While true polymorphed into a monster, a PC has no class or level.
True Polymorph (PHB, p. 283):
The target’s game statistics, including mental ability scores, are replaced by the statistics of the new form. It retains its alignment and personality.
Class and levels are game statistics, so those go away, along with all class features, racial and background abilities, and proficiencies. A 16th-level wizard who true polymorphs themselves into a marilith becomes a six-armed snake demon with no spellcasting abilities, and is no longer a wizard. The DM might allow a true polymorphed player character to gain levels in a character class (starting at level 1), or they might not, depending on what the new form is.
Contrast with Shapechange (PHB p. 275):
Your game statistics are replaced by the statistics
of the chosen creature, though you retain your alignment and Intelligence, Wisdom, and Charisma scores. You also retain all of your skill and saving
throw proficiencies, in addition to gaining those of the creature. If the creature has the same proficiency as you and the bonus listed in its statistics is higher than yours, use the creature’s bonus in place of yours.
You retain the benefit of any features from your class, race, or other source and can use them, provided that your new form is physically capable of doing so. You can’t use any special senses you have (for example, darkvision) unless your new form also has that sense. You can only speak if the creature can normally speak.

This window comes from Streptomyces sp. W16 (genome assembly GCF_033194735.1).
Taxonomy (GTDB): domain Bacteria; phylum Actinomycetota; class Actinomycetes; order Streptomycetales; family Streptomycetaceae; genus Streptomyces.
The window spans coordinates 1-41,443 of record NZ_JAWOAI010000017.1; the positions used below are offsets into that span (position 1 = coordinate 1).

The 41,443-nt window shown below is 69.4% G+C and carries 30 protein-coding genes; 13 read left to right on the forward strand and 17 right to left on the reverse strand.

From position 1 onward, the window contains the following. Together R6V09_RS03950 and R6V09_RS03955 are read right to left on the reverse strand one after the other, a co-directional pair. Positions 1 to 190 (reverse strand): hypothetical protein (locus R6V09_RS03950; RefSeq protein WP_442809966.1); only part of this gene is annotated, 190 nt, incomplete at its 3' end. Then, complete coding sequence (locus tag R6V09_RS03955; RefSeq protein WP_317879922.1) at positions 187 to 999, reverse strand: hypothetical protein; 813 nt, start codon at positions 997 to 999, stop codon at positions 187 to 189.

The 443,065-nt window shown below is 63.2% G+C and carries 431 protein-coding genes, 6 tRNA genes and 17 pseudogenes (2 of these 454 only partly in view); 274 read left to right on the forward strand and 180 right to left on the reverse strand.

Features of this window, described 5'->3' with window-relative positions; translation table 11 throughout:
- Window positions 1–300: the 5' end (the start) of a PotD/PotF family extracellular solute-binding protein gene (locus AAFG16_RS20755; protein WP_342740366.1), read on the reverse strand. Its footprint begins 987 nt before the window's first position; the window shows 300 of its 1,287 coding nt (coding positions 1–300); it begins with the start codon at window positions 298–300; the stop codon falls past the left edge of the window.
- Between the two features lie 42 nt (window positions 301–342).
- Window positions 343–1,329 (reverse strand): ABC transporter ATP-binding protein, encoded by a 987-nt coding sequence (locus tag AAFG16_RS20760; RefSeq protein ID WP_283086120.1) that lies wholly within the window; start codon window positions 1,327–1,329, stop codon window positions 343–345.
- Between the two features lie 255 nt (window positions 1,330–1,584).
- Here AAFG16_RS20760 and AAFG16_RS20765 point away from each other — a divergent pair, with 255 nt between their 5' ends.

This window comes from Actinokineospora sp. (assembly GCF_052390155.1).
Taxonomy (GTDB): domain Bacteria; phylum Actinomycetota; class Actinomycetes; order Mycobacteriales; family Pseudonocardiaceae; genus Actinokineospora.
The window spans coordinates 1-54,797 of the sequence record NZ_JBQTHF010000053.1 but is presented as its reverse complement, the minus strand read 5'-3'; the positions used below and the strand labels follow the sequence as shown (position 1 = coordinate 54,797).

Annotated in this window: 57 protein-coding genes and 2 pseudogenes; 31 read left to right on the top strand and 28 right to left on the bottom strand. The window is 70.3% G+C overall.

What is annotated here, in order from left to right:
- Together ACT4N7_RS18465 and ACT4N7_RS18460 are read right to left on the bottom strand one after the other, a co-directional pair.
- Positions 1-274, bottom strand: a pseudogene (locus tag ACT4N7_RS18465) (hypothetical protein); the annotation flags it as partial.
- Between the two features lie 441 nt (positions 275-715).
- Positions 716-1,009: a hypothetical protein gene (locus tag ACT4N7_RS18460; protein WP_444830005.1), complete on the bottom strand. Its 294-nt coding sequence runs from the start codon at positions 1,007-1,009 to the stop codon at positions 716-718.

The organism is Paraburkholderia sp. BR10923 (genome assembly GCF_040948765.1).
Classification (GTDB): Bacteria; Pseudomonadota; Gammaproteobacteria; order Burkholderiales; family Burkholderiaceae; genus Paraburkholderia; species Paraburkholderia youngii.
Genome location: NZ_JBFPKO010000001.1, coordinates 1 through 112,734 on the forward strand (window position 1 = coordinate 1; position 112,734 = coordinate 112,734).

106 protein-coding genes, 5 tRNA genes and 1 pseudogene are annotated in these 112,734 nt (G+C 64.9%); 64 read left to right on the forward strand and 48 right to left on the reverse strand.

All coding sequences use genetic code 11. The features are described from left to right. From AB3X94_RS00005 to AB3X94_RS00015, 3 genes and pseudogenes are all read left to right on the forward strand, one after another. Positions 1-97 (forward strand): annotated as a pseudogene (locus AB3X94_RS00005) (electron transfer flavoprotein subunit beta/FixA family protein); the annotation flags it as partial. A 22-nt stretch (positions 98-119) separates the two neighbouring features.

This ("you retain...") is the language used to indicate exceptions to the "game statistics are replaced" effect. No such language is used in the descriptions of true polymorph or polymorph.
This wording only mentions the features obtained from class (which are a function of level). But are class and level themselves game statistics? Is a 16th-level wizard who has been subjected to a true polymorph spell still a 16th-level wizard, albeit one with no class features?
Here's what we have in the text:
Step-by-Step Characters (PHB, P.11)
Your character is a combination of game statistics, roleplaying hooks, and your imagination.
Also, the DMG has a section on NPC Statistics (p. 92), which has a subsection "Using Classes and Levels."
Considering the wording in the PHB, class and level aren't roleplaying hooks, or part of the player's imagination, so, by disjunction, they must be game statistics. And the DMG lists "class and level" as part of the things you can specify when determining an NPC's statistics. So it seems that class and level are not separate from other "game statistics". This conforms to our simple intuitions; class and level are game-system concepts, and there's no reason to think they are somehow not "game statistics" in this sense.